Resistive Magnetohydrodynamics Also known as non-ideal MHD, this is the branch of magnetohydrodynamics in which the finite resistivity of the plasma is taken into account.

 

Shock Wave A wave produced in any medium (plasma, gas, liquid or solid) as a result of a sudden violent disturbance. To produce a shock wave in a given region, the disturbance must take place in a shorter time than the time required for sound waves to traverse the region. The physics of shocks is a fundamental topic in modern science; two important cases are in astrophysics (supernovae) and hydrodynamics (supersonic flight).

 

Soliton Solitons, or solitary waves, are stable, shape-preserving and localized solutions of nonlinear classical field equations, where the nonlinearity opposes the natural tendency of the solution to disperse. They were first discovered in water waves, and there are several hydrodynamic examples, including tidal waves. Solitons also occur in plasmas. One example is the ion-acoustic soliton, which is like a plasma ``sound'' wave; another is the Langmuir soliton, describing a type of large amplitude (nonlinear) electron oscillations. Solitons are of interest for optical fiber communications, where it has been proposed to use optical envelope solitons as information carriers in fiber optic networks, since the natural nonlinearity of the optical fiber may balance the dispersion and enable the soliton to maintain its shape over large distances.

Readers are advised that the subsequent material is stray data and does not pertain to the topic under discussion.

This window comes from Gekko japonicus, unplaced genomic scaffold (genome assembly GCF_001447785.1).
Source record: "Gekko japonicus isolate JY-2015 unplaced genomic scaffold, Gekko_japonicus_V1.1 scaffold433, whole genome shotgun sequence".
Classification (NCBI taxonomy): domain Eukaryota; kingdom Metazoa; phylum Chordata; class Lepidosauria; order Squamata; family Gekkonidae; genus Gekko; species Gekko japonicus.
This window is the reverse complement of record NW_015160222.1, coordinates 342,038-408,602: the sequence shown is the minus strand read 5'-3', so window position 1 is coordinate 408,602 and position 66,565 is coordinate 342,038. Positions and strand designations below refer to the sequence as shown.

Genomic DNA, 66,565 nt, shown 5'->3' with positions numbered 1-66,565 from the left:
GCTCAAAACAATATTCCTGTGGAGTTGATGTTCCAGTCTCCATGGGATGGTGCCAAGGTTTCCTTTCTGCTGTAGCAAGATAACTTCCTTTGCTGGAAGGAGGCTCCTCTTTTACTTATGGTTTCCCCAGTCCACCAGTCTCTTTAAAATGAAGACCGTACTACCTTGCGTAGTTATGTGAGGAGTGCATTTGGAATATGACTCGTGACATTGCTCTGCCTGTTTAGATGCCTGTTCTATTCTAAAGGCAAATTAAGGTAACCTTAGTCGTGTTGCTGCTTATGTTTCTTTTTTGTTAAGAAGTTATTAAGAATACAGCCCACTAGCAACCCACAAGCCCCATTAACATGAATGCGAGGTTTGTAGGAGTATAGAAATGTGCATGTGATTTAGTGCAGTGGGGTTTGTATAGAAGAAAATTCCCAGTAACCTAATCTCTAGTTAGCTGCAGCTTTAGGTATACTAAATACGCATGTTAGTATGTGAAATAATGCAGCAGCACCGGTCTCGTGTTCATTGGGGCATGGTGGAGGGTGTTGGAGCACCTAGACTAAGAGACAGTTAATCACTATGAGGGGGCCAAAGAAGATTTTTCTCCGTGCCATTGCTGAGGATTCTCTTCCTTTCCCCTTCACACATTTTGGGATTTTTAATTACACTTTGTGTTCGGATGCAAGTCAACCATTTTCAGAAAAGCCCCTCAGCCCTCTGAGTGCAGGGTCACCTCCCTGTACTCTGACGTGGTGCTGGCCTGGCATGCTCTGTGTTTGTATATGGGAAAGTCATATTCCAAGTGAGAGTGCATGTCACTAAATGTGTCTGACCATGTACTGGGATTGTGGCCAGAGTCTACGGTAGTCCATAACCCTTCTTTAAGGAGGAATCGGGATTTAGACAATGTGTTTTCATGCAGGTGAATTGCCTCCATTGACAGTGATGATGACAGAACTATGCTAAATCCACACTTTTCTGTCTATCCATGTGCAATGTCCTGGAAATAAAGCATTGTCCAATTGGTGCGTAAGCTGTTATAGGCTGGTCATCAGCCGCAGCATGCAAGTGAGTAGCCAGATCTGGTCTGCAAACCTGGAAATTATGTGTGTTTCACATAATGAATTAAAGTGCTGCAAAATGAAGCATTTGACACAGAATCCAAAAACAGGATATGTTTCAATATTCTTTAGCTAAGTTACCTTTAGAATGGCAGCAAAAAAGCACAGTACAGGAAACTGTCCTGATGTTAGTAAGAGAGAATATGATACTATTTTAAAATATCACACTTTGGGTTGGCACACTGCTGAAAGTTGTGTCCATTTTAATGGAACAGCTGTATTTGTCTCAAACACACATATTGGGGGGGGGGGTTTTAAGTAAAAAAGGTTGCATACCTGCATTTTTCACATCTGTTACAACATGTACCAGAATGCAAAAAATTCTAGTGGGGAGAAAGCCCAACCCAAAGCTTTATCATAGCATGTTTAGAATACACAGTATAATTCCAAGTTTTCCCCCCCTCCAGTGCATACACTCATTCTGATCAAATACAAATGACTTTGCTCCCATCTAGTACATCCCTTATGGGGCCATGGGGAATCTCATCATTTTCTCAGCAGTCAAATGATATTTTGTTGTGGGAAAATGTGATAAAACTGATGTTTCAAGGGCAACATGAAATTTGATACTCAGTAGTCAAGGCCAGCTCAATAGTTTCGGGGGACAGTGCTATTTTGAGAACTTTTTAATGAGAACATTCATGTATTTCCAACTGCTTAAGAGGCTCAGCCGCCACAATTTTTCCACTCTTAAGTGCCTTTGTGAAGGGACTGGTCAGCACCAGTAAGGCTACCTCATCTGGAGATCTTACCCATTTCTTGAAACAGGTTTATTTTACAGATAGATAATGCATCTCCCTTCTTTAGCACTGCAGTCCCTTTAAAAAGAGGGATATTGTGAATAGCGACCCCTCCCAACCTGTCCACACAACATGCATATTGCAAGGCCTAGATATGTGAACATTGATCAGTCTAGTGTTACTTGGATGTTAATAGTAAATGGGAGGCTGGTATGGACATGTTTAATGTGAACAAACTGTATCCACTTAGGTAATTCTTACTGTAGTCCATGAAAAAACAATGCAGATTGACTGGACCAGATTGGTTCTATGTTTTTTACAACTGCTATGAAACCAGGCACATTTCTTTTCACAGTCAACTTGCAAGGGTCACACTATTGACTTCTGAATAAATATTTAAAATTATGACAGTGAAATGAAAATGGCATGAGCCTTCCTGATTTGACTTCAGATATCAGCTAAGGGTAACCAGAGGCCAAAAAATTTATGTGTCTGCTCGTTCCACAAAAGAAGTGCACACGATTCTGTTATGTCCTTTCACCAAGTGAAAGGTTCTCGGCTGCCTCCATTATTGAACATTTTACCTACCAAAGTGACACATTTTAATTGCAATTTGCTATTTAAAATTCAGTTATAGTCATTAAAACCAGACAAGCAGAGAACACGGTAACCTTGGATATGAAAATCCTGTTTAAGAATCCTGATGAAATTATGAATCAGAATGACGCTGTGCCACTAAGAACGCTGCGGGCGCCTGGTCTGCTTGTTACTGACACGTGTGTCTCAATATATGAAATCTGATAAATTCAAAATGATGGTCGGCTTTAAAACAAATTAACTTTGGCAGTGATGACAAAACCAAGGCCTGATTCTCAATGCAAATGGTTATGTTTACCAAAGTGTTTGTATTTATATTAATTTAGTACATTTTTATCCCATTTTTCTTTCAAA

Space Charge In a plasma, a net charge which is distributed through some volume. Most plasma are electrically neutral or at least quasineutral, because any charge usually creates electric fields which rapidly move surplus charge out of the plasma. However, in some applications one wishes to apply external electric fields to the plasma, and a net space charge can be produced as a result. The resulting space charge must often be accounted for in the physics of these sorts of devices.

 

Test Particle  In calculations of plasma parameters such as the Debye Length (see entry) and electrical conductivity, it is often useful to analyze the Coulomb interactions of a sample plasma particle, or test particle, with the rest of the plasma. Such calculations are then said to use the test particle method.